Ice-bound in Antarctica
As I write this, the Akademik Shokalskiy sits trapped in heavy pack ice, near the edge of the pack-ice north of Terre Adelie, where it has been since before Christmas. Just outside the pack are the Xue Long and the Aurora Australis.According to news reports, all three ships are icebreakers. However, this is not strictly correct. They would all be better described as “multi-purpose research and resupply ships” (the description of Aurora Australis in Wikipedia).
I know something about this kind of ship being trapped in pack ice: I was a member of the 1970 wintering party at Casey, an Australian Antarctic station nearly 1000 miles west of the current news.
Our physical contact with the outside world in those days was a single annual visit from the Thala Dan, a Danish ship of the same general design as the three ships currently in the news (though smaller), shown in the picture above. We were dropped off at Casey in January 1970, and were due to be picked up a year later.
However, a day before the planned arrival of the Thala Dan wwe were told by radio that the ship was beset in pack ice about thirty miles from Casey. There it stayed for nearly a month, until a change in wind opened the pack and the little red ship anchored off Casey a few hours later.
Meanwhile, the ANARE headquarters in Melbourne was frantically trying to rearrange the summer sailing schedule for the Thala, and charter a Russian icebreaker to help, while at Casey we were working on contingency plans to spend another year in isolation. We had plenty of food for another year, and enough fuel to keep the station running for an extra year, though curtailing field work might have been needed. Of course, there were a few shortages. The local brewery, producer of Penguin Lager, was running short of supplies, and impounded all the honey in anticipation of having to change from beer to mead.
This kind of problem is historically quite common in polar operations. Perhaps the most striking example occurred with the Fox expedition in search of the missing polar explorer Sir John Franklin. The Fox, an auxiliary steam yacht owned by Lady Franklin and commanded by Leopold M’Clintock, left Godhavn on Disko in Greenland in early August, 1857, and reached Melville Bay on August 12. Within a few days the ship was having trouble penetrating the pack, and by mid-September it was clear they were going to spend the winter beset.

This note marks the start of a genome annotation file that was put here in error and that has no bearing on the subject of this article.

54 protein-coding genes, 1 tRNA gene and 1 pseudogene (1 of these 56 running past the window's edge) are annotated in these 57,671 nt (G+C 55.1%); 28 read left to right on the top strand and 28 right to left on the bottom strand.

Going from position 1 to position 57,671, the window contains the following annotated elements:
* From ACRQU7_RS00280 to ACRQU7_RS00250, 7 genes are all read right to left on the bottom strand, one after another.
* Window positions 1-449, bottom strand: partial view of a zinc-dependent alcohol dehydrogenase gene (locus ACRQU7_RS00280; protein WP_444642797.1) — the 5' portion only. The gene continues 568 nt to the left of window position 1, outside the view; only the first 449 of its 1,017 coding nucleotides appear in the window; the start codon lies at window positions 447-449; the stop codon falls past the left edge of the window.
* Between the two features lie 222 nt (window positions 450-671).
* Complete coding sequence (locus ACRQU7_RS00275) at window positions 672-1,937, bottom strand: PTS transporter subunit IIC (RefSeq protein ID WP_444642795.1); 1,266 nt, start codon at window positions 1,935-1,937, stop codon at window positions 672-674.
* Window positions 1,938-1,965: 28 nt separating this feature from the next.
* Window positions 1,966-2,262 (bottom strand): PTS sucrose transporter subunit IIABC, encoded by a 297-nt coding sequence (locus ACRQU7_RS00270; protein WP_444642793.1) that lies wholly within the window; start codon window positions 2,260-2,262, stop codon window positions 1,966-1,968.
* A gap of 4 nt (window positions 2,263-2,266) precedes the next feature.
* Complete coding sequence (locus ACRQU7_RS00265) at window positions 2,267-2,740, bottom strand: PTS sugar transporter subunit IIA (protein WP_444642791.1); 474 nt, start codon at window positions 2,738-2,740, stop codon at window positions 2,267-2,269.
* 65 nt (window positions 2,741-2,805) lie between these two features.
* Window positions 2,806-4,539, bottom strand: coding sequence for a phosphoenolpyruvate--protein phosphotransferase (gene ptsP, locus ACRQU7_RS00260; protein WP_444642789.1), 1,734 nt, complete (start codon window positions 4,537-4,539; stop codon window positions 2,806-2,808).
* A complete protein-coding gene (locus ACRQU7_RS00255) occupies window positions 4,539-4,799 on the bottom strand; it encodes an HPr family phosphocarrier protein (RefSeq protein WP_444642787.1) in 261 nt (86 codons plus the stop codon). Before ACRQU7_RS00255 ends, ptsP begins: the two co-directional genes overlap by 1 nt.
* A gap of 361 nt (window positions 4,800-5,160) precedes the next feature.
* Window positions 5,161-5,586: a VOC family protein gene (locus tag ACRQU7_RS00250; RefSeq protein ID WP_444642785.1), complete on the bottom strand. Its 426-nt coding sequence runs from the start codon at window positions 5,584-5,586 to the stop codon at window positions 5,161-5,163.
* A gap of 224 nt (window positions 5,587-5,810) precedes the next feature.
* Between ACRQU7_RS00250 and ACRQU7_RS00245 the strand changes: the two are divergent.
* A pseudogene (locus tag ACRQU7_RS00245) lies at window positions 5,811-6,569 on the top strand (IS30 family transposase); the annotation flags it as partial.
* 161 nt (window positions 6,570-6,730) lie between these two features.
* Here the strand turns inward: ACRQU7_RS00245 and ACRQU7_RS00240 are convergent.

The Fox spent 242 days trapped in the pack. When it broke free near the end of April, 1858, M’Clintock sailed back to Greenland. There he refueled by mining coal from the outcrop on the north side of Disko, resupplied and picked up mail from Godhavn and Holsteinsborg, then headed north again into the pack. M’Clintock was destined to spend a second winter beset in pack ice, but this time it was only about 160 days.
So this kind of problem is only to be expected in polar operations. The news flurry about the current situation is fed by a civilization which demands on-time operations at all times. We need this today to mesh with a just-in-time mentality having no Plan B in case of the unexpected. In my mind, we have lost something. In 1970 we knew we were isolated for a year, and we knew we had no possibility of help if anything went wrong.
In the current situation, the worst case scenario is that the Akademik Shokalskiy will be crushed in the pack ice (though I very much doubt that will happen) and those on board evacuated to the Aurora Australis by helicopter. Most likely, winds will change, and the ship will be freed and continue on its voyage.
According to CNN within the last few hours (it’s January 7, 2014 early afternoon in Houston) the Akademik Shokalskiy and the Xue Long, both of which were trapped by the pack ice, have been freed by a change in wind direction. The Chinese vessel is already in open water, while the Akademik Shokalskiy is working through loose pack towards open water, after just over two weeks trapped in the ice.
What did I say?